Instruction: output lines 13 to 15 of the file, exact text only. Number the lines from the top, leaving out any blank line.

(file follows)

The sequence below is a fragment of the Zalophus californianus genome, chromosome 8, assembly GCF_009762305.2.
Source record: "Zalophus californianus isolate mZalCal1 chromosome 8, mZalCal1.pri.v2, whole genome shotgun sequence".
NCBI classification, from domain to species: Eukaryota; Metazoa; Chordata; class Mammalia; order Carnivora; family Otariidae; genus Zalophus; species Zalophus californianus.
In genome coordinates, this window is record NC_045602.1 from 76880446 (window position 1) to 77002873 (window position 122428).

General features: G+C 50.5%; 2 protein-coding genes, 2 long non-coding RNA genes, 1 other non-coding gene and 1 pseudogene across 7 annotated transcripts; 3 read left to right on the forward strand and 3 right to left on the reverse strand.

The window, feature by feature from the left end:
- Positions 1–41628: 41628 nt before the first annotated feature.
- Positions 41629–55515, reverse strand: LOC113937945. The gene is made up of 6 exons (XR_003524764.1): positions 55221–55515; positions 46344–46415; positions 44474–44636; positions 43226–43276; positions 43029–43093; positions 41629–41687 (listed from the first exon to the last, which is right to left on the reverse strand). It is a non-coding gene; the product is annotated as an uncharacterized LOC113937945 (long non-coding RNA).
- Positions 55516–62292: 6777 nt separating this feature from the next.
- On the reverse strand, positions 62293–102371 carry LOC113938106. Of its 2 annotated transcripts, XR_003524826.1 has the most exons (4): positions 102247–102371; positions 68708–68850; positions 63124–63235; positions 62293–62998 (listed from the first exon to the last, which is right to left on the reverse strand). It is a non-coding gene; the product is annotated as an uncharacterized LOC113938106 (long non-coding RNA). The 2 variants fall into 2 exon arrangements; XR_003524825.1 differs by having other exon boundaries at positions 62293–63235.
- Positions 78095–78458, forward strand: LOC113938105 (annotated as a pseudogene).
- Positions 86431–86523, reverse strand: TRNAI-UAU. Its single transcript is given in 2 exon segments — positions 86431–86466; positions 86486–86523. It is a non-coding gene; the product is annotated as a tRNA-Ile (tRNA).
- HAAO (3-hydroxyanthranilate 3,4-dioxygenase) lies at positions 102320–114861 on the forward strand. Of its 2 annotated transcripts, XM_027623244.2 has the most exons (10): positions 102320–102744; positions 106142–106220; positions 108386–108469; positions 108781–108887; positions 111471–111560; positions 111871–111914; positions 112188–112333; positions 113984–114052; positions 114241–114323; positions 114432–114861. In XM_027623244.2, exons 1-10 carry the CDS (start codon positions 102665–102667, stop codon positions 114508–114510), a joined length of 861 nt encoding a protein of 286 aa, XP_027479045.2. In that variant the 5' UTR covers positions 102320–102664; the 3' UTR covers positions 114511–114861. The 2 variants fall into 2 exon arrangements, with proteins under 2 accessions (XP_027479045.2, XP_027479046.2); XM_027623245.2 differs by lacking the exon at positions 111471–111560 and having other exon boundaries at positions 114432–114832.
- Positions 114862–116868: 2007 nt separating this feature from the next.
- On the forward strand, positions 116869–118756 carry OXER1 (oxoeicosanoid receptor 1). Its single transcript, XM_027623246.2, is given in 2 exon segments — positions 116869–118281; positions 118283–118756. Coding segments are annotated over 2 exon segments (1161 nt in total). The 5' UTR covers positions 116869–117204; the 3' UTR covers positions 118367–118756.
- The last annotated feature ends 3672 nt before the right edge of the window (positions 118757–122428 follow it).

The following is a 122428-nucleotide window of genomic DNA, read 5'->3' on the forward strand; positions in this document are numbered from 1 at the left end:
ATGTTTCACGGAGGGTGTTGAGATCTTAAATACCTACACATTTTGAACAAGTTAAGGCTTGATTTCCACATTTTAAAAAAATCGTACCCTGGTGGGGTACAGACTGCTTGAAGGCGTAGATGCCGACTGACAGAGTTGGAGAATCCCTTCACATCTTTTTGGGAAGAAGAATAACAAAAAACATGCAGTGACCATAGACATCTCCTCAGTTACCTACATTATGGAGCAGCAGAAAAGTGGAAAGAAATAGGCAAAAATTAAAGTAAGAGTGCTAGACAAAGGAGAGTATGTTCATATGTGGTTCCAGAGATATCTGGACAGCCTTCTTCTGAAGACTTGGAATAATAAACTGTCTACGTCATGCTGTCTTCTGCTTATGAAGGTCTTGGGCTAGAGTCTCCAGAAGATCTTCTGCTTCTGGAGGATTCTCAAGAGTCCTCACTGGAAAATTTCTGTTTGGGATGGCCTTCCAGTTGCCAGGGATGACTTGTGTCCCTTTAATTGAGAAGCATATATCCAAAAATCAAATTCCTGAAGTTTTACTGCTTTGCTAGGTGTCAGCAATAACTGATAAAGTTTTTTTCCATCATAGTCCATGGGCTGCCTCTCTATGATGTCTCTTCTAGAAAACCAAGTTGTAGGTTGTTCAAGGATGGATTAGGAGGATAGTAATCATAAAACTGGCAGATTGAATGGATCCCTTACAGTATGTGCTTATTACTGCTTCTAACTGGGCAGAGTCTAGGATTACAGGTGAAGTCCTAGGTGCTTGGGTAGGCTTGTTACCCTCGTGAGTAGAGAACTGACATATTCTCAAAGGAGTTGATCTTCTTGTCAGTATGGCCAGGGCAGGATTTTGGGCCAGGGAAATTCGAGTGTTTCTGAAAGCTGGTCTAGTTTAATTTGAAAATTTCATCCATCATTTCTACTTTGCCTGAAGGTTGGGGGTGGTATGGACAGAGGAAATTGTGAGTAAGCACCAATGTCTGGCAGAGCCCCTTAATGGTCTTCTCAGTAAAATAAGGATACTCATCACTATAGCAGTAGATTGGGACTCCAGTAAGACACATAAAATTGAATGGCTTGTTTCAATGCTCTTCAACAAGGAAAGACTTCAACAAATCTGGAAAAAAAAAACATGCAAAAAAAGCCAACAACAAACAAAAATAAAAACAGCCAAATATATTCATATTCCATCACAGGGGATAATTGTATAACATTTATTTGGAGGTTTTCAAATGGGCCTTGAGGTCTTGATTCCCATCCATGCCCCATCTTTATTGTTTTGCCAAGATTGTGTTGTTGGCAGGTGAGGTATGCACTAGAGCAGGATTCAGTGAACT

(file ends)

- HAAO (3-hydroxyanthranilate 3,4-dioxygenase) lies at positions 102320–114861 on the forward strand. Of its 2 annotated transcripts, XM_027623244.2 has the most exons (10): positions 102320–102744; positions 106142–106220; positions 108386–108469; positions 108781–108887; positions 111471–111560; positions 111871–111914; positions 112188–112333; positions 113984–114052; positions 114241–114323; positions 114432–114861. In XM_027623244.2, exons 1-10 carry the CDS (start codon positions 102665–102667, stop codon positions 114508–114510), a joined length of 861 nt encoding a protein of 286 aa, XP_027479045.2. In that variant the 5' UTR covers positions 102320–102664; the 3' UTR covers positions 114511–114861. The 2 variants fall into 2 exon arrangements, with proteins under 2 accessions (XP_027479045.2, XP_027479046.2); XM_027623245.2 differs by lacking the exon at positions 111471–111560 and having other exon boundaries at positions 114432–114832.
- Positions 114862–116868: 2007 nt separating this feature from the next.
- On the forward strand, positions 116869–118756 carry OXER1 (oxoeicosanoid receptor 1). Its single transcript, XM_027623246.2, is given in 2 exon segments — positions 116869–118281; positions 118283–118756. Coding segments are annotated over 2 exon segments (1161 nt in total). The 5' UTR covers positions 116869–117204; the 3' UTR covers positions 118367–118756.